Justice Musa Datijo Muhammed will retire from the Supreme Court on Friday.
The Supreme Court’s Director of Press and Information, Festus Akande, confirmed the development in a statement on Sunday in Abuja.
He said the Chief Justice of Nigeria, Kayode Ariwoola, would preside over the valedictory session for the jurist.
Muhammed’s exit reduced the number of justices in the apex court from 11 to 10.
The apex court has lost up to six justices to death and retirements in the last few months.
Those retired from the Supreme Court’s bench include the former CJN, Justice Tanko Mohammed, Justice Bode Rhodes-Vivour, Justice Mary Odili, Justice Ejembi Eko, and Justice Abdu Aboki.
The duo of Justices Chima Nweze and Sylvester Ngwuta died in service.
The statement read: “The special court session is to be presided over by the Chief Justice of Nigeria, Hon. Justice Olukayode Ariwoola, who will customarily, pay tribute to Justice Musa Dattijo alongside other major stakeholders in the nation’s justice sector.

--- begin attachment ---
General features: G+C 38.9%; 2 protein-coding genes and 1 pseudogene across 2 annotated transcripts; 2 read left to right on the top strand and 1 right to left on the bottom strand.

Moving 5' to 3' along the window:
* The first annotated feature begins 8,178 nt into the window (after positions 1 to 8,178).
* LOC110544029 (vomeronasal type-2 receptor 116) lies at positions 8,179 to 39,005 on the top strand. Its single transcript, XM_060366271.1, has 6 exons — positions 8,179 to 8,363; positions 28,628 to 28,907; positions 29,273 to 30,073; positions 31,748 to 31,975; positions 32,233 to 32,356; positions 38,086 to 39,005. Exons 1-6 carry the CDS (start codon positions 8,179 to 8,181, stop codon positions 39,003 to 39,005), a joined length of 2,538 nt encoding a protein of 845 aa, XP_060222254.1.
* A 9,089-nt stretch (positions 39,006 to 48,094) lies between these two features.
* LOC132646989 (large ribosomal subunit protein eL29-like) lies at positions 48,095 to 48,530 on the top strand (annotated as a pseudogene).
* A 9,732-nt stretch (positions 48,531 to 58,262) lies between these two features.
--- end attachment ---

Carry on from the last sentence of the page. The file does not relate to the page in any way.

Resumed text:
“Justice Musa Dattijo hails from Chanchaga Local Government Area of Niger State.
“He was born on Tuesday, October 27, 1953, in Minna, capital of Niger.
“The jurist attended Native Primary School, Minna from 1960 to 1966 for his First School Leaving Certificate.”
“Between 1967 and 1971, he was at Sheikh Sabbah College (now Sardauna Memorial Secondary School), Kaduna, from where he proceeded to Abdullahi Bayero College, Kano for a Pre-Degree programme which aided his immediate admission into the Faculty of Law at the Ahmadu Bello University, Zaria where he bagged a degree in Law in 1977.
“He was called to the Nigerian Bar on 2nd July 1977. Not satisfied with only a first Degree in Law, Justice Dattijo sought admission at Warwick University in 1982 for an LLM Degree which he obtained in 1983.
“He took the oath of office as Justice of the Supreme Court on Tuesday, 10th July 2012. His ascension to the Court of Appeal was more of a reward for hard work, inherent passion for his chosen profession, dedication to duty, and a resolute application of the law in its true letters and words to all cases that came to him.
“He earned a well-deserved elevation to the Court of Appeal on November 21, 1998, from the Niger State Judiciary, and served meritoriously at different Divisions.”